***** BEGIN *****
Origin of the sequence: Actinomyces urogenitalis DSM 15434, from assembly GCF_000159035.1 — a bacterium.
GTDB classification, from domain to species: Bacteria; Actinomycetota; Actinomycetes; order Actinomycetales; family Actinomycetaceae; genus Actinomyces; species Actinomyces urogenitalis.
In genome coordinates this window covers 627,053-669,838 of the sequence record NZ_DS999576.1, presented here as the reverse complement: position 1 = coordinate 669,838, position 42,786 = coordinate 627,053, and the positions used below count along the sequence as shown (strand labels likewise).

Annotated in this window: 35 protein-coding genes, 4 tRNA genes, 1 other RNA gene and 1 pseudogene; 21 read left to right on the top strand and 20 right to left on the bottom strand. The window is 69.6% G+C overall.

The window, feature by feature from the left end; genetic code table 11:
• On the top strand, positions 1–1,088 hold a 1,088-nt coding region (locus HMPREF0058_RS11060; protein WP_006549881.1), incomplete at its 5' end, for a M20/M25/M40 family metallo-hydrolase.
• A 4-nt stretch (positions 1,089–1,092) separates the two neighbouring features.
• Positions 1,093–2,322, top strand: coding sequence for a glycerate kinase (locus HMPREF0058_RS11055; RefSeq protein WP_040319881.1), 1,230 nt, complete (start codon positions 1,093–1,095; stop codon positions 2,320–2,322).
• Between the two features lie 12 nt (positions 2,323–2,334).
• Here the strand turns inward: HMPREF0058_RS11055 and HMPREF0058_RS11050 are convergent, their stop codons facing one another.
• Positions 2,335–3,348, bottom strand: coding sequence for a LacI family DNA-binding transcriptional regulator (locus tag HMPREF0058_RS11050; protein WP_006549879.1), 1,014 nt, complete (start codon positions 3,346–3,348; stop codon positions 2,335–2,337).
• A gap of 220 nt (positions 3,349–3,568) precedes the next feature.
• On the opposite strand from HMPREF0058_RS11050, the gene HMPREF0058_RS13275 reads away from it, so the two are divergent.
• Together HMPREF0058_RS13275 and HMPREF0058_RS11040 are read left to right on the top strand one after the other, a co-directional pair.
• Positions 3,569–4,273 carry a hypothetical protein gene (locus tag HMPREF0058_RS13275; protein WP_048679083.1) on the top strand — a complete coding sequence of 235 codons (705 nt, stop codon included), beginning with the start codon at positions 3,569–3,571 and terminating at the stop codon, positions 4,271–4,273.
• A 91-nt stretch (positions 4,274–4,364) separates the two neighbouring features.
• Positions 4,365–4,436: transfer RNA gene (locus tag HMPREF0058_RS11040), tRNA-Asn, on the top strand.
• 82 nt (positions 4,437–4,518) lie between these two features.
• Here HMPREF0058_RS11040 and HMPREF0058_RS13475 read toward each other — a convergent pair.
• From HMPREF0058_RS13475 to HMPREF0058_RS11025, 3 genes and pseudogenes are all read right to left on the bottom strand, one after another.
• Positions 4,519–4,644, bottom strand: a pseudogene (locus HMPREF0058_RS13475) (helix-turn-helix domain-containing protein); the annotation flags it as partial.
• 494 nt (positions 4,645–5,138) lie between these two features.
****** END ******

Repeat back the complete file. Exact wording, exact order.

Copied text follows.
Origin of the sequence: Actinomyces urogenitalis DSM 15434, from assembly GCF_000159035.1 — a bacterium.
GTDB classification, from domain to species: Bacteria; Actinomycetota; Actinomycetes; order Actinomycetales; family Actinomycetaceae; genus Actinomyces; species Actinomyces urogenitalis.
In genome coordinates this window covers 627,053-669,838 of the sequence record NZ_DS999576.1, presented here as the reverse complement: position 1 = coordinate 669,838, position 42,786 = coordinate 627,053, and the positions used below count along the sequence as shown (strand labels likewise).

Annotated in this window: 35 protein-coding genes, 4 tRNA genes, 1 other RNA gene and 1 pseudogene; 21 read left to right on the top strand and 20 right to left on the bottom strand. The window is 69.6% G+C overall.

The window, feature by feature from the left end; genetic code table 11:
• On the top strand, positions 1–1,088 hold a 1,088-nt coding region (locus HMPREF0058_RS11060; protein WP_006549881.1), incomplete at its 5' end, for a M20/M25/M40 family metallo-hydrolase.
• A 4-nt stretch (positions 1,089–1,092) separates the two neighbouring features.
• Positions 1,093–2,322, top strand: coding sequence for a glycerate kinase (locus HMPREF0058_RS11055; RefSeq protein WP_040319881.1), 1,230 nt, complete (start codon positions 1,093–1,095; stop codon positions 2,320–2,322).
• Between the two features lie 12 nt (positions 2,323–2,334).
• Here the strand turns inward: HMPREF0058_RS11055 and HMPREF0058_RS11050 are convergent, their stop codons facing one another.
• Positions 2,335–3,348, bottom strand: coding sequence for a LacI family DNA-binding transcriptional regulator (locus tag HMPREF0058_RS11050; protein WP_006549879.1), 1,014 nt, complete (start codon positions 3,346–3,348; stop codon positions 2,335–2,337).
• A gap of 220 nt (positions 3,349–3,568) precedes the next feature.
• On the opposite strand from HMPREF0058_RS11050, the gene HMPREF0058_RS13275 reads away from it, so the two are divergent.
• Together HMPREF0058_RS13275 and HMPREF0058_RS11040 are read left to right on the top strand one after the other, a co-directional pair.
• Positions 3,569–4,273 carry a hypothetical protein gene (locus tag HMPREF0058_RS13275; protein WP_048679083.1) on the top strand — a complete coding sequence of 235 codons (705 nt, stop codon included), beginning with the start codon at positions 3,569–3,571 and terminating at the stop codon, positions 4,271–4,273.
• A 91-nt stretch (positions 4,274–4,364) separates the two neighbouring features.
• Positions 4,365–4,436: transfer RNA gene (locus tag HMPREF0058_RS11040), tRNA-Asn, on the top strand.
• 82 nt (positions 4,437–4,518) lie between these two features.
• Here HMPREF0058_RS11040 and HMPREF0058_RS13475 read toward each other — a convergent pair.
• From HMPREF0058_RS13475 to HMPREF0058_RS11025, 3 genes and pseudogenes are all read right to left on the bottom strand, one after another.
• Positions 4,519–4,644, bottom strand: a pseudogene (locus HMPREF0058_RS13475) (helix-turn-helix domain-containing protein); the annotation flags it as partial.
• 494 nt (positions 4,645–5,138) lie between these two features.